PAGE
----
4 semester hours
American Literature presents a study of Americans in their developing and chang­ing environment from the Puritanism, to the Colonial and the Romantic periods, to the end of the Civil War. We will cover a broad range of texts: political essays, songs, captivity narratives, memoirs, myths and tales, poetry, and the emerging American novel. Writers studied may include Bradford, Bradstreet, Mather, Franklin, Jefferson, Wheatly, Douglass, Truth, Melville, Hawthorne, Emerson, Thoreau, Fuller, and Whitman.
Prerequisites: ENG2010, IDS1600, IDS2000 with a grade of “C” or higher.
Meets General Education “Aesthetic and Philosophical Expression” Group B requirement and Writing Intensive requirement.


ENG3350WI American Literature: 1865-1945   
4 semester hours
This course examines the development of American literature from the end of the Civil War through the end of World War II. The course will pay particular attention to understanding literature within historical, social, political, and psychological contexts. Fiction and poetry will be the central elements of the course, though drama, essays, and memoir may be included. Students will also interact with literary criticism related to the primary texts studied. The significant literary movements, or modes, of realism, naturalism, and modernism will provide a framework for the course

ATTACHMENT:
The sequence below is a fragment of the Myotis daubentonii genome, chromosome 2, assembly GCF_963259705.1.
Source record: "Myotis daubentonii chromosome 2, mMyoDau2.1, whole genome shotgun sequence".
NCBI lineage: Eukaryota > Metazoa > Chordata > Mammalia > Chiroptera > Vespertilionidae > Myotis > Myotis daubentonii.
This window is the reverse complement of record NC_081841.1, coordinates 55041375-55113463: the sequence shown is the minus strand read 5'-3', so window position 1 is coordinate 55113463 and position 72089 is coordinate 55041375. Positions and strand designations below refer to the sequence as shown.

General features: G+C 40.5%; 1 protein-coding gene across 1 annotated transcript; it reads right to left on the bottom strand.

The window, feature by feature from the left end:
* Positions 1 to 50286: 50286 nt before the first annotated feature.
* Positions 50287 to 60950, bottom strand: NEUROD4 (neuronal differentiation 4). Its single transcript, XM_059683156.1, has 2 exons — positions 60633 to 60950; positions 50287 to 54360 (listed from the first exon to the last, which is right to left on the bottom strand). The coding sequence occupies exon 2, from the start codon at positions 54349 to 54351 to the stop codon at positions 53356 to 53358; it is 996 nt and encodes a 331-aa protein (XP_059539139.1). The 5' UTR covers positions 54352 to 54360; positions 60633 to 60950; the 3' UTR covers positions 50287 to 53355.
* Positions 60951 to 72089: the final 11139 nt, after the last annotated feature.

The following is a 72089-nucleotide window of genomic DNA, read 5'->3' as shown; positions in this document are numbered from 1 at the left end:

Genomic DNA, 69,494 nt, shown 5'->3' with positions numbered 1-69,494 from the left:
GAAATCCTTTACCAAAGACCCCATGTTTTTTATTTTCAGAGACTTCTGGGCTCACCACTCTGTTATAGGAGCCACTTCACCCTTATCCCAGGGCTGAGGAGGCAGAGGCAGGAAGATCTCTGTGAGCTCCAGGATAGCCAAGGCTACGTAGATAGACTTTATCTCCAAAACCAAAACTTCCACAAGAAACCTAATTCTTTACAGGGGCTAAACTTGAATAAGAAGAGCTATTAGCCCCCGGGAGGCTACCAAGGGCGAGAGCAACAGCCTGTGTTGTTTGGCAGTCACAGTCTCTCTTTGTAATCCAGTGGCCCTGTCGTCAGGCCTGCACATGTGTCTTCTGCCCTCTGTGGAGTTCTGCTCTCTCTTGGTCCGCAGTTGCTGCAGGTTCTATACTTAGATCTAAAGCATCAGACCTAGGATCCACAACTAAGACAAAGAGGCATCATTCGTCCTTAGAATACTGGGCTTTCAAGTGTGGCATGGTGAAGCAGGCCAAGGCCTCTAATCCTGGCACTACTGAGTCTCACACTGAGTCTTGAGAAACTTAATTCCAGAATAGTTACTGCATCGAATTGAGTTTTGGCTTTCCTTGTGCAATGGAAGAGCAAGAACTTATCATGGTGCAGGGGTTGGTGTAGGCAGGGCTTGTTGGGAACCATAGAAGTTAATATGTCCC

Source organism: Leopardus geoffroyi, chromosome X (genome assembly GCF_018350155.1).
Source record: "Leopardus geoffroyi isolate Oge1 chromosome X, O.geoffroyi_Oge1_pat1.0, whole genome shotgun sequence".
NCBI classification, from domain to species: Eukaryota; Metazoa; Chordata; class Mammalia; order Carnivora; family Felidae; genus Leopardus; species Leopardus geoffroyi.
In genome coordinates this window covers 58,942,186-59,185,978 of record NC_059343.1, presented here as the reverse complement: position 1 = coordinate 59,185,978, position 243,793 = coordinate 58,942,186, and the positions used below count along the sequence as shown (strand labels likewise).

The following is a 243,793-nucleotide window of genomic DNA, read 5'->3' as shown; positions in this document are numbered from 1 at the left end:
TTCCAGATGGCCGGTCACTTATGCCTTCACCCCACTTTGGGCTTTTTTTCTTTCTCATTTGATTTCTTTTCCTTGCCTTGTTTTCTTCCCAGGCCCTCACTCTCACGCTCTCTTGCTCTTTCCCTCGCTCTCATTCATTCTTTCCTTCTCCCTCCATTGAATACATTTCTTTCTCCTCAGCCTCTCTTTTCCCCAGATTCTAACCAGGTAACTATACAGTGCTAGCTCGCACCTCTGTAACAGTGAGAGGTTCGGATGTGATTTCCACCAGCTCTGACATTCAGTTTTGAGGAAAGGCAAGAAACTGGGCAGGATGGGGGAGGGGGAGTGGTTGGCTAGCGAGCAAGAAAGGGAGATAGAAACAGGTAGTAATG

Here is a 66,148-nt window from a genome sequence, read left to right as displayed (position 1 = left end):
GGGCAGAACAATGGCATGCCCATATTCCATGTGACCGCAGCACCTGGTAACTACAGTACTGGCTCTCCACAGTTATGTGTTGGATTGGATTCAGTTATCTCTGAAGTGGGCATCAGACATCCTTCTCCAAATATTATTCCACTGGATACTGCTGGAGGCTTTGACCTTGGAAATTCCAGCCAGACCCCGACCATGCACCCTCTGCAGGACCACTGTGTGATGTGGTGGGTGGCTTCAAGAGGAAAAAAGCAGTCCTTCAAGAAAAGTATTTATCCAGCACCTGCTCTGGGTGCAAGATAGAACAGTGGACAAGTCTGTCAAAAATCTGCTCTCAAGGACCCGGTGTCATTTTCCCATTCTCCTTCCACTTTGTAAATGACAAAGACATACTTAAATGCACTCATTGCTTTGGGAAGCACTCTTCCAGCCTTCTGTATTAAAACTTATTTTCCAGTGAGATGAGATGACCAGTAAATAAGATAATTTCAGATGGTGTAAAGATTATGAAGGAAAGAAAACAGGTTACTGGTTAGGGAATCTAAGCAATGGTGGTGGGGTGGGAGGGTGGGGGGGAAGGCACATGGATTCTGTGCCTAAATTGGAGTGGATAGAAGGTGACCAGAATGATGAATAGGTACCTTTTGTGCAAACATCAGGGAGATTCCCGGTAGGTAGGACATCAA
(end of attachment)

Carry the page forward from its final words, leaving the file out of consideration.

Prerequisites: ENG2010; IDS2000 with a grade of “C” or higher.
Meets General Education “Aesthetic and Philosophical Expression” Group B requirement and Writing Intensive requirement.


ENG3370 American Literature, 1945 to the Present   
4 semester hours